de Loo, Tessa 1947-

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de LOO, Tessa 1947-

PERSONAL: Born October 15, 1947, in Bussum, Netherlands.

ADDRESSES: Offıce—c/o BV Uitgeverij de Arbeiderspers, Postbus 2877, 1000 CW Amsterdam, Netherlands.

CAREER: Writer.


De meisjes van de suikerwerkfabriek, Arbeiderspers (Amsterdam, Netherlands), 1983.

Meander, Arbeiderspers (Amsterdam, Netherlands), 1986.

Het rookoffer, CPNB (Netherlands), 1987.

Isabelle, Arbeiderspers (Amsterdam, Netherlands), 1989.

Alle verhalen tot morgen, Arbeiderspers (Amsterdam, Netherlands), 1992.

De Tweeling, Arbeiderspers (Amsterdam, Netherlands), 1993; translated by Ruth Levitt as The Twins, Soho Press (New York, NY), 2000.

(With Petra Waaijer and Saskia Leferink) Maestro, muziek! Novella (Bussum, Netherlands), 1994.

Een gevaar op de weg (autobiography), Arbeiderspers (Amsterdam, Netherlands), 1999.

Een bed in de hemel, 2000.

Also wrote Een varken in het paleis (travel), Arbeiderspers (Amsterdam, Netherlands).

SIDELIGHTS: Dutch writer Tessa de Loo is best known for her novel De Tweeling, the story of twin sisters from Germany who are separated in childhood after their parents' death. Because of this circumstance, each girl experiences the rise of Hitler and World War II from profoundly different perspectives and the sisters lose touch after the war. In 1990, however, they meet by chance at a Belgian health resort and attempt to reestablish their relationship. But they discover resentment, blame, and guilt before they can reach a true reconciliation.

As a child, Lotte, whose health is frail, is sent to the Netherlands where she is taken in by sophisticated left-wing relatives who distrust Germans. She marries a Dutch Jew, and has contempt for her sister and other Germans who, she believes, were too complacent toward Nazism. Anna, sent to live with relatives on their small farm in southern Germany, is treated as an unpaid servant and grows up more harshly. She marries a Viennese S.S. officer. Both sisters lose their husbands in the war. While Anna is eager to reconcile with her sister after so many years, Lotte is more judgmental, refusing to acknowledge that German citizens could be anything but totally complicit in the horrors perpetrated by the Nazis. As the story unfolds, however, she begins to realize her view may be too rigid.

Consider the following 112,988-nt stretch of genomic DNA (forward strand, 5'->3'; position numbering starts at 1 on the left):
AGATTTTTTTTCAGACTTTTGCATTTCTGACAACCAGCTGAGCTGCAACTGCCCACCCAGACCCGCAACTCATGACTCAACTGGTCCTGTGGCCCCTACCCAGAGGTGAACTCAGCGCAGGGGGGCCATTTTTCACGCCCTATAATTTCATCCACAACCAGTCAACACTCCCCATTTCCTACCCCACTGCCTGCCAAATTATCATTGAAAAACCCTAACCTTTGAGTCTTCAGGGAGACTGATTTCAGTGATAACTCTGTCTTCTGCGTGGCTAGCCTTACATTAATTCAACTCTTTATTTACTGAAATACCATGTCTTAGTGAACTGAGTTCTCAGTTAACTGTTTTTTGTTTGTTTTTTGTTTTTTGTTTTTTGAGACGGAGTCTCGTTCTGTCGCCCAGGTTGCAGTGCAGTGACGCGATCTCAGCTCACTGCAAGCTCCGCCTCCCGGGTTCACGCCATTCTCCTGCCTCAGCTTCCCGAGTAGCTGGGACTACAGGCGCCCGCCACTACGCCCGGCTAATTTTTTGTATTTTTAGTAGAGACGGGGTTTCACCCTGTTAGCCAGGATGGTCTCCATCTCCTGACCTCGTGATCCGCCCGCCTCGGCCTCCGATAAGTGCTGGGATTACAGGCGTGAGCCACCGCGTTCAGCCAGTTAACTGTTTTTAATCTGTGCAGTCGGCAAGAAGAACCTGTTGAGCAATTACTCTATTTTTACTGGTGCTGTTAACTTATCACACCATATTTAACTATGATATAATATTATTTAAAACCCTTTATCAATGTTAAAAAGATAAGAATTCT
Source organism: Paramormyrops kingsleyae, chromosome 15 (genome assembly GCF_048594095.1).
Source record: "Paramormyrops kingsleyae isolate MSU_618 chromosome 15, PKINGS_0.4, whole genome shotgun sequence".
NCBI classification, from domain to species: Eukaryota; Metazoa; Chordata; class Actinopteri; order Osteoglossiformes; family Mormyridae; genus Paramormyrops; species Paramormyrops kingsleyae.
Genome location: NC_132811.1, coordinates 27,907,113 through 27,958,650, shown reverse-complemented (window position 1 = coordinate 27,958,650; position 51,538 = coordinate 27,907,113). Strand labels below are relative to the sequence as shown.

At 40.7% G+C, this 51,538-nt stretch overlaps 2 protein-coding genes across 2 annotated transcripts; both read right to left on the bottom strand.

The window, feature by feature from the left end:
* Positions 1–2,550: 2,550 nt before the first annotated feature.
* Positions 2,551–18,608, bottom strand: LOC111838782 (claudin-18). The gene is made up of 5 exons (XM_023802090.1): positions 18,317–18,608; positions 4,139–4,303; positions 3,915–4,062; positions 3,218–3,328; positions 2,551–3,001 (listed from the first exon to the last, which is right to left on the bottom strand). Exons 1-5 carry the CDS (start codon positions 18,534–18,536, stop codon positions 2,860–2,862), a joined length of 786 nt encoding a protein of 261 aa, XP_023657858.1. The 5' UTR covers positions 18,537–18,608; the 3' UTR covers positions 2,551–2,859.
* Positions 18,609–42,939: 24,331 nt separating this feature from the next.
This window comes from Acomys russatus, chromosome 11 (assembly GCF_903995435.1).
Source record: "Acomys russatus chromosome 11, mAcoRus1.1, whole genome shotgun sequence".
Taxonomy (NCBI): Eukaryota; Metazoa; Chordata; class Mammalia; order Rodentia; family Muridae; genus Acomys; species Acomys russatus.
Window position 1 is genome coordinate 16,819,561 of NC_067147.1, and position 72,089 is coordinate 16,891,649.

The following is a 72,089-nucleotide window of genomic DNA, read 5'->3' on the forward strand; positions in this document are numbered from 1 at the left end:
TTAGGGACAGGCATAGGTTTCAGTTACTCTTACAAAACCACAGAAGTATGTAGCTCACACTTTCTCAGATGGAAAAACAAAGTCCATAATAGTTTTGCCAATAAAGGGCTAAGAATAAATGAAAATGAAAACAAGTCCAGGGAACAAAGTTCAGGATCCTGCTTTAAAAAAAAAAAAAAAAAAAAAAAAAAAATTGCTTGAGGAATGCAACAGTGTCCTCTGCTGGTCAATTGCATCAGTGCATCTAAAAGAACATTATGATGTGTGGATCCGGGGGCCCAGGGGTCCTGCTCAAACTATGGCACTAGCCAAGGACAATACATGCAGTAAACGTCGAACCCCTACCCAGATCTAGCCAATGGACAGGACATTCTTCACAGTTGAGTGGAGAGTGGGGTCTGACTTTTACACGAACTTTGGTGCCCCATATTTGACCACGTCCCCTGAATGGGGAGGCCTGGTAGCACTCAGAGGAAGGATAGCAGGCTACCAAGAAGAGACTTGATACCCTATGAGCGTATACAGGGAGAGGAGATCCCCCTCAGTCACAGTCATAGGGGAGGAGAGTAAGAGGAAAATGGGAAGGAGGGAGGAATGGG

Critics lauded De Tweeling—which became a bestseller in the Netherlands and sold 500,000 copies in its German translation two years later—as a psychologically acute and richly imagined examination of a troubling subject. A reviewer for Publishers Weekly observed that the novel's "clanking machinery" is at first "off-putting" but that the book's many virtues more than compensate for this drawback, concluding that it "subtly illuminates the ambiguities of national identity and family love." Critics for Library Journal and Booklist expressed similar appreciation. Much of the novel's appeal, they suggested, lies in its refusal to find an easy answer to difficult questions of good and evil. As Time International contributor Susan Horsburgh put it, "De Loo doesn't seek to exonerate Germany but to tell the harrowing tale of war from two sides, to humanize history and add some ambiguity to the good-evil dichotomy." Noting that de Loo's theme and motif could easily have degenerated into cliché in this novel, New York Times Book Review contributor William Ferguson credited the writer with avoiding such pitfalls and creating a work that resists oversimplification.

De Tweeling has been translated into German, English, and Russian, and has won numerous literary awards in the Netherlands.



Booklist, July 2000, Danise Hoover, review of TheTwins, p. 2006.

Canadian Journal of Netherlandic Studies, Volume 18, spring 1997, Remkes Koolstra, "Conflicting Allegiances," pp. 53-56.

Library Journal, July 2000, David W. Henderson, review of The Twins, p. 138.

New York Times Book Review, August 27, 2000, William Ferguson, review of The Twins, p. 18.

Publishers Weekly, June 19, 2000, review of The Twins, p. 57.

Time International, June 26, 2000, Susan Horsburgh, review of The Twins, p. 61.


Tessa de Loo Web page, (September 26, 2001).*

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